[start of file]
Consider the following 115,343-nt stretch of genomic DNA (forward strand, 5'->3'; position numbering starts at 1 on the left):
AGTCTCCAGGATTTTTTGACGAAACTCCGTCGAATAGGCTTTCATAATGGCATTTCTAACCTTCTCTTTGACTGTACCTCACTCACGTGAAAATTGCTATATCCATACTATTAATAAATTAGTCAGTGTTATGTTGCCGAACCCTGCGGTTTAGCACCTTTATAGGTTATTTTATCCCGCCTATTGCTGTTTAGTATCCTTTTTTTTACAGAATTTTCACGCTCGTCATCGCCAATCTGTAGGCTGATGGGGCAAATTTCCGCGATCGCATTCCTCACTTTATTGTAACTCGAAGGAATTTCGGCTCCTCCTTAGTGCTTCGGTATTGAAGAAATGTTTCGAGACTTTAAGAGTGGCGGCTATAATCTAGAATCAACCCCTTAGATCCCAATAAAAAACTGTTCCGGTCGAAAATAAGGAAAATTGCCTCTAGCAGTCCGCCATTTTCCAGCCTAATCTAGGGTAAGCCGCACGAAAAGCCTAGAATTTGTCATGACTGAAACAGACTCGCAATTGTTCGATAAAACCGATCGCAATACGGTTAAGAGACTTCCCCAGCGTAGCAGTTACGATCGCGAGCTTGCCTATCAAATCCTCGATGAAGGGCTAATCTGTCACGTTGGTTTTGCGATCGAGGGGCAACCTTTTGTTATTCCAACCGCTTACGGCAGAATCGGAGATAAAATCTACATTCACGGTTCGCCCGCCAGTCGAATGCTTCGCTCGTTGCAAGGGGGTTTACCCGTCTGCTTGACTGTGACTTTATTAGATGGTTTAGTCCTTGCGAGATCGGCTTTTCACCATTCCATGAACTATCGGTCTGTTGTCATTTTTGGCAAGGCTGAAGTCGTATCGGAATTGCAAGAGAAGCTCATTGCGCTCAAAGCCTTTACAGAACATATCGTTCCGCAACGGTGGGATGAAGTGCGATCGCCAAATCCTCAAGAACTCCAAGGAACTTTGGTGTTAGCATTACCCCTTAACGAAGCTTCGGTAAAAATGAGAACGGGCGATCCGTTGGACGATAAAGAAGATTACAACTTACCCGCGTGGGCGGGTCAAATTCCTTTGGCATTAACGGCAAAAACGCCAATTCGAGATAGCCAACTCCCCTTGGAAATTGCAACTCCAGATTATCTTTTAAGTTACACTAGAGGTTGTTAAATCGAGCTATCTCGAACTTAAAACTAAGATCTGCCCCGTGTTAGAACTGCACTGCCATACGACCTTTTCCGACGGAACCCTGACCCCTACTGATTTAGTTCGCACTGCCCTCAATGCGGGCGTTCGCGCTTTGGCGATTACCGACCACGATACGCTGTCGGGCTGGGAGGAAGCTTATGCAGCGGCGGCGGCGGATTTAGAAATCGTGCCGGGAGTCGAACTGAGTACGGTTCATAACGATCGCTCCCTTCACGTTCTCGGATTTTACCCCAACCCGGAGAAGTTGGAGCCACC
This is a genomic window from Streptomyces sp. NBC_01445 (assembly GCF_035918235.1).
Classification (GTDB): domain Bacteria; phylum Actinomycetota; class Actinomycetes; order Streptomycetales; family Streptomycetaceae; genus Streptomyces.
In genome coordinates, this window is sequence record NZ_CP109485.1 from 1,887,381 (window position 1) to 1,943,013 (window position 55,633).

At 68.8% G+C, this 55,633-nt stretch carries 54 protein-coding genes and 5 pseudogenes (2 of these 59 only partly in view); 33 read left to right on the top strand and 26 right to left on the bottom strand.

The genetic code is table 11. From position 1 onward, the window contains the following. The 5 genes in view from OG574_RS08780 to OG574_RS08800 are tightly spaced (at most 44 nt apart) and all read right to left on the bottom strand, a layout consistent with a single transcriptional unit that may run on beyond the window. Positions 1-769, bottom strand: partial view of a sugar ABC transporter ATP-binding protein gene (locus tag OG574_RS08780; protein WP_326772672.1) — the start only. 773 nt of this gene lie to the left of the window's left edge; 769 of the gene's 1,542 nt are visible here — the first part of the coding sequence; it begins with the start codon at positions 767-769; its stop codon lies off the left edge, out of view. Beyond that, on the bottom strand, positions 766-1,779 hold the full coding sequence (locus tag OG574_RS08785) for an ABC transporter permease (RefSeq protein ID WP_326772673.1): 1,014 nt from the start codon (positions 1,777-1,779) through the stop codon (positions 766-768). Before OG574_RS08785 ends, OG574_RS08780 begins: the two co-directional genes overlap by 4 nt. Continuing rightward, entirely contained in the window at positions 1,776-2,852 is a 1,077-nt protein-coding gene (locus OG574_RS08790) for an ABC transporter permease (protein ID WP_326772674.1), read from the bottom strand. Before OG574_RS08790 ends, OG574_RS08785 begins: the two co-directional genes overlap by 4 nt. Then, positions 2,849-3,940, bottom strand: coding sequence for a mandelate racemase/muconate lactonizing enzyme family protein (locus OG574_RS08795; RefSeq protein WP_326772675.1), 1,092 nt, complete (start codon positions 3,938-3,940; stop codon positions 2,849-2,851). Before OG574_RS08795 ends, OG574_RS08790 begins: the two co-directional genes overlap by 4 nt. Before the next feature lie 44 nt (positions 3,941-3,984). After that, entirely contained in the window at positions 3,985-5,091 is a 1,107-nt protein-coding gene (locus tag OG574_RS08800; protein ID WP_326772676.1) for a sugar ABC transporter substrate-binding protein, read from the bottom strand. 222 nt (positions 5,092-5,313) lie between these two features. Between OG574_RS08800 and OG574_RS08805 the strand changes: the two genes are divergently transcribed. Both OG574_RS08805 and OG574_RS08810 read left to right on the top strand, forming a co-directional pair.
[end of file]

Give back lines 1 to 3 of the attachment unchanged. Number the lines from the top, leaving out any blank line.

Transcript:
Consider the following 115,343-nt stretch of genomic DNA (forward strand, 5'->3'; position numbering starts at 1 on the left):
AGTCTCCAGGATTTTTTGACGAAACTCCGTCGAATAGGCTTTCATAATGGCATTTCTAACCTTCTCTTTGACTGTACCTCACTCACGTGAAAATTGCTATATCCATACTATTAATAAATTAGTCAGTGTTATGTTGCCGAACCCTGCGGTTTAGCACCTTTATAGGTTATTTTATCCCGCCTATTGCTGTTTAGTATCCTTTTTTTTACAGAATTTTCACGCTCGTCATCGCCAATCTGTAGGCTGATGGGGCAAATTTCCGCGATCGCATTCCTCACTTTATTGTAACTCGAAGGAATTTCGGCTCCTCCTTAGTGCTTCGGTATTGAAGAAATGTTTCGAGACTTTAAGAGTGGCGGCTATAATCTAGAATCAACCCCTTAGATCCCAATAAAAAACTGTTCCGGTCGAAAATAAGGAAAATTGCCTCTAGCAGTCCGCCATTTTCCAGCCTAATCTAGGGTAAGCCGCACGAAAAGCCTAGAATTTGTCATGACTGAAACAGACTCGCAATTGTTCGATAAAACCGATCGCAATACGGTTAAGAGACTTCCCCAGCGTAGCAGTTACGATCGCGAGCTTGCCTATCAAATCCTCGATGAAGGGCTAATCTGTCACGTTGGTTTTGCGATCGAGGGGCAACCTTTTGTTATTCCAACCGCTTACGGCAGAATCGGAGATAAAATCTACATTCACGGTTCGCCCGCCAGTCGAATGCTTCGCTCGTTGCAAGGGGGTTTACCCGTCTGCTTGACTGTGACTTTATTAGATGGTTTAGTCCTTGCGAGATCGGCTTTTCACCATTCCATGAACTATCGGTCTGTTGTCATTTTTGGCAAGGCTGAAGTCGTATCGGAATTGCAAGAGAAGCTCATTGCGCTCAAAGCCTTTACAGAACATATCGTTCCGCAACGGTGGGATGAAGTGCGATCGCCAAATCCTCAAGAACTCCAAGGAACTTTGGTGTTAGCATTACCCCTTAACGAAGCTTCGGTAAAAATGAGAACGGGCGATCCGTTGGACGATAAAGAAGATTACAACTTACCCGCGTGGGCGGGTCAAATTCCTTTGGCATTAACGGCAAAAACGCCAATTCGAGATAGCCAACTCCCCTTGGAAATTGCAACTCCAGATTATCTTTTAAGTTACACTAGAGGTTGTTAAATCGAGCTATCTCGAACTTAAAACTAAGATCTGCCCCGTGTTAGAACTGCACTGCCATACGACCTTTTCCGACGGAACCCTGACCCCTACTGATTTAGTTCGCACTGCCCTCAATGCGGGCGTTCGCGCTTTGGCGATTACCGACCACGATACGCTGTCGGGCTGGGAGGAAGCTTATGCAGCGGCGGCGGCGGATTTAGAAATCGTGCCGGGAGTCGAACTGAGTACGGTTCATAACGATCGCTCCCTTCACGTTCTCGGATTTTACCCCAACCCGGAGAAGTTGGAGCCACC
This is a genomic window from Streptomyces sp. NBC_01445 (assembly GCF_035918235.1).